Lose Belly Fat Fast With This Diabetes-Friendly Exercise Routine
Everyone seems to want a slimmer middle, a smaller pant size — you know the drill. But trimming your waistline is about so much more than how you look in the mirror; it’s about improving your insulin sensitivity, glucose levels, and risk for diabetes complications, such as heart attacks, strokes, and cancer.
“Current research shows that abdominal fat is a driving factor behind the development of insulin resistance and type 2 diabetes, as well as [a factor that affects] how people manage the condition,” explains Margaret Eckert-Norton, PhD, RN, a certified diabetes educator and associate professor of nursing at St. Joseph’s College in New York City.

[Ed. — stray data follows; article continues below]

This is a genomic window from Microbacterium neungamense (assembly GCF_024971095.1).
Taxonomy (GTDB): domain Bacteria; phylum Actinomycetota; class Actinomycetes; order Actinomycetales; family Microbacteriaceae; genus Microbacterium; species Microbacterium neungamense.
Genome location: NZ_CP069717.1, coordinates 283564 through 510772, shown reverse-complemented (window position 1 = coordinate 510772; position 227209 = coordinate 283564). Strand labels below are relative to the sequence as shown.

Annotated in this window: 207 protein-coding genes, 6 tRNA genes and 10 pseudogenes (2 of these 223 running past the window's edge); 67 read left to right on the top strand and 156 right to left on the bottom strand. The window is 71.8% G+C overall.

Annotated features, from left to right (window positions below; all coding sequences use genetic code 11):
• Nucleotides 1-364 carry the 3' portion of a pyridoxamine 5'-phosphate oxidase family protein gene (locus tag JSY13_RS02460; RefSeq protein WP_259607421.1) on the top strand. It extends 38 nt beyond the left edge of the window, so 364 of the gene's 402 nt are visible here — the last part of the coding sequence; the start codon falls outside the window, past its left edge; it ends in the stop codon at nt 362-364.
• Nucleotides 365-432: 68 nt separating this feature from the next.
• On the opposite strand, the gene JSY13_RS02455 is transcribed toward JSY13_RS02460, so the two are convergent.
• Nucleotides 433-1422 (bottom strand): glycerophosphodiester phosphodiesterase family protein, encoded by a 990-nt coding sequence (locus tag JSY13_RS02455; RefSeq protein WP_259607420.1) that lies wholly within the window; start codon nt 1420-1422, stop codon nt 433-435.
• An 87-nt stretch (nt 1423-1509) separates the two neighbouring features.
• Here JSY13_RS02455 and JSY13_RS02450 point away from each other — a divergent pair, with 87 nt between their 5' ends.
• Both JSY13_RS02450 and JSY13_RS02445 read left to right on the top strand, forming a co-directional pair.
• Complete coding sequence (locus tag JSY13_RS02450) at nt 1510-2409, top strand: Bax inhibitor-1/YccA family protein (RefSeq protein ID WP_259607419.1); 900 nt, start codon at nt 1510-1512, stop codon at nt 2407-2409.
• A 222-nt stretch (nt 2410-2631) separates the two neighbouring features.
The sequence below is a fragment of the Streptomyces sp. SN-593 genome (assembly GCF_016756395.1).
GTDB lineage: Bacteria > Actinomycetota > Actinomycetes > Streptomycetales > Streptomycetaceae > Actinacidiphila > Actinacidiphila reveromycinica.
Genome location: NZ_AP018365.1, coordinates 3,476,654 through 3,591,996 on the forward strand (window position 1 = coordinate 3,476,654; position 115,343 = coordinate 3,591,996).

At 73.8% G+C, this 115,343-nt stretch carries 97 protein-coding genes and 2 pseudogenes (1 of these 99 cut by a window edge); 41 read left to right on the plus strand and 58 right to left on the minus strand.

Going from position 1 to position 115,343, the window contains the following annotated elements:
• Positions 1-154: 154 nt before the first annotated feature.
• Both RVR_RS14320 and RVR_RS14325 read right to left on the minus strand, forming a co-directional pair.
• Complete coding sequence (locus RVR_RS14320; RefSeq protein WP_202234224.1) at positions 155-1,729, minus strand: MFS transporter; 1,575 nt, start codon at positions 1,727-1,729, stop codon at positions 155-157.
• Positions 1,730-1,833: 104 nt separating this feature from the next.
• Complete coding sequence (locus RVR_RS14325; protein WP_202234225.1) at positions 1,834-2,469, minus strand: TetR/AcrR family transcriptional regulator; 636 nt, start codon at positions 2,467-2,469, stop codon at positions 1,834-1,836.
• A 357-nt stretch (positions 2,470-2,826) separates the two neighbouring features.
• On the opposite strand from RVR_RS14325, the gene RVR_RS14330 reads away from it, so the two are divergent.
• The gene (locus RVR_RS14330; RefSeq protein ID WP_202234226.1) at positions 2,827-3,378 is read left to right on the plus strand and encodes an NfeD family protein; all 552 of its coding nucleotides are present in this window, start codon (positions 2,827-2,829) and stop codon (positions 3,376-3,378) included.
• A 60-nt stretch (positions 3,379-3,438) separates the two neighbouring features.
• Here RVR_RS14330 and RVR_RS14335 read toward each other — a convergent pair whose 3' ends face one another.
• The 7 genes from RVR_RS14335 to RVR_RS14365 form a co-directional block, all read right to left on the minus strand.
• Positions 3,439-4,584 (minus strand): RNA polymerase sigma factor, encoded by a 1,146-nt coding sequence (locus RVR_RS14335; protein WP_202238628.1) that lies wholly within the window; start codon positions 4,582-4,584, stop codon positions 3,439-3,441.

The Difference Between Visceral Fat and Subcutaneous Fat
Belly fat, also known as abdominal or visceral fat, hangs out in and around your internal organs. It's known to secrete a variety of proteins that trigger inflammation and affect your body’s hormone levels, and it can increase your risk for a variety of conditions (but more on this later). For this reason, some experts actually call it “active fat.” That’s in contrast to subcutaneous fat, which sits directly underneath your skin and pretty much just acts as an energy reserve without strongly influencing health, Dr. Eckert-Norton says.
How Excess Belly Fat Can Increase the Risk of Diabetes Complications
So what are those conditions that belly fat influences? The first and most notable one for anyone with diabetes is insulin resistance, she says. One of the many factors at play is retinol-binding protein 4 (RBP4), a compound that visceral cells secrete, dull Continue reading